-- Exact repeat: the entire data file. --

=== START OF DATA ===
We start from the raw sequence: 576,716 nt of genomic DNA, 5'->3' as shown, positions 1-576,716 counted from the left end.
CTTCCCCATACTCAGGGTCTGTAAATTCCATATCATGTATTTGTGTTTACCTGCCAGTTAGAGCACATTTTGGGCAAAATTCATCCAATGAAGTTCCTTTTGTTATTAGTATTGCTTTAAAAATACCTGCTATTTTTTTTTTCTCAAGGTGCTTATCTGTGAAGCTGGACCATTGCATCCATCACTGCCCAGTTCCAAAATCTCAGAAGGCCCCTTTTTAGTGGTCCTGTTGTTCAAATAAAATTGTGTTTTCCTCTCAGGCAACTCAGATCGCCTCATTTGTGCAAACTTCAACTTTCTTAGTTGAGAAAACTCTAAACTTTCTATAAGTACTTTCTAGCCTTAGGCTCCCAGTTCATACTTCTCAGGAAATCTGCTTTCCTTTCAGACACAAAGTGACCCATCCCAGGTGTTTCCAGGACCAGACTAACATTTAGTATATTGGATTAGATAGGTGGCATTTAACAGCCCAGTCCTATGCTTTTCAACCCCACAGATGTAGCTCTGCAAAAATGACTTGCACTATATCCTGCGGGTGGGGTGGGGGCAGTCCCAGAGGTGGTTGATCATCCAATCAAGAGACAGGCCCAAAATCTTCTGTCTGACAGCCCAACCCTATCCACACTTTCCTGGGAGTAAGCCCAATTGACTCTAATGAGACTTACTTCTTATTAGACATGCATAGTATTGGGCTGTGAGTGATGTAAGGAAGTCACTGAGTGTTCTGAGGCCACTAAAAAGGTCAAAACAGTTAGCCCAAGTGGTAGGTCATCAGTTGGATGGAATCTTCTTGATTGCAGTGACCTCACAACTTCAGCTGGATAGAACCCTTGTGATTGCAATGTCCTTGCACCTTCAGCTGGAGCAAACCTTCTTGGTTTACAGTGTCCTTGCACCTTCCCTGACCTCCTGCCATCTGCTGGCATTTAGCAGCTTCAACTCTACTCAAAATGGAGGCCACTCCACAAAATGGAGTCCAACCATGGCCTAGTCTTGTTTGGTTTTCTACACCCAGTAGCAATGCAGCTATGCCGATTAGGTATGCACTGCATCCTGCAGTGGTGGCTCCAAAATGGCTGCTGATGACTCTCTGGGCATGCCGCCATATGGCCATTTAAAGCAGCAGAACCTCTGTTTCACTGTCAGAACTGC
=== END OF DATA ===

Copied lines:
We start from the raw sequence: 576,716 nt of genomic DNA, 5'->3' as shown, positions 1-576,716 counted from the left end.
CTTCCCCATACTCAGGGTCTGTAAATTCCATATCATGTATTTGTGTTTACCTGCCAGTTAGAGCACATTTTGGGCAAAATTCATCCAATGAAGTTCCTTTTGTTATTAGTATTGCTTTAAAAATACCTGCTATTTTTTTTTTCTCAAGGTGCTTATCTGTGAAGCTGGACCATTGCATCCATCACTGCCCAGTTCCAAAATCTCAGAAGGCCCCTTTTTAGTGGTCCTGTTGTTCAAATAAAATTGTGTTTTCCTCTCAGGCAACTCAGATCGCCTCATTTGTGCAAACTTCAACTTTCTTAGTTGAGAAAACTCTAAACTTTCTATAAGTACTTTCTAGCCTTAGGCTCCCAGTTCATACTTCTCAGGAAATCTGCTTTCCTTTCAGACACAAAGTGACCCATCCCAGGTGTTTCCAGGACCAGACTAACATTTAGTATATTGGATTAGATAGGTGGCATTTAACAGCCCAGTCCTATGCTTTTCAACCCCACAGATGTAGCTCTGCAAAAATGACTTGCACTATATCCTGCGGGTGGGGTGGGGGCAGTCCCAGAGGTGGTTGATCATCCAATCAAGAGACAGGCCCAAAATCTTCTGTCTGACAGCCCAACCCTATCCACACTTTCCTGGGAGTAAGCCCAATTGACTCTAATGAGACTTACTTCTTATTAGACATGCATAGTATTGGGCTGTGAGTGATGTAAGGAAGTCACTGAGTGTTCTGAGGCCACTAAAAAGGTCAAAACAGTTAGCCCAAGTGGTAGGTCATCAGTTGGATGGAATCTTCTTGATTGCAGTGACCTCACAACTTCAGCTGGATAGAACCCTTGTGATTGCAATGTCCTTGCACCTTCAGCTGGAGCAAACCTTCTTGGTTTACAGTGTCCTTGCACCTTCCCTGACCTCCTGCCATCTGCTGGCATTTAGCAGCTTCAACTCTACTCAAAATGGAGGCCACTCCACAAAATGGAGTCCAACCATGGCCTAGTCTTGTTTGGTTTTCTACACCCAGTAGCAATGCAGCTATGCCGATTAGGTATGCACTGCATCCTGCAGTGGTGGCTCCAAAATGGCTGCTGATGACTCTCTGGGCATGCCGCCATATGGCCATTTAAAGCAGCAGAACCTCTGTTTCACTGTCAGAACTGC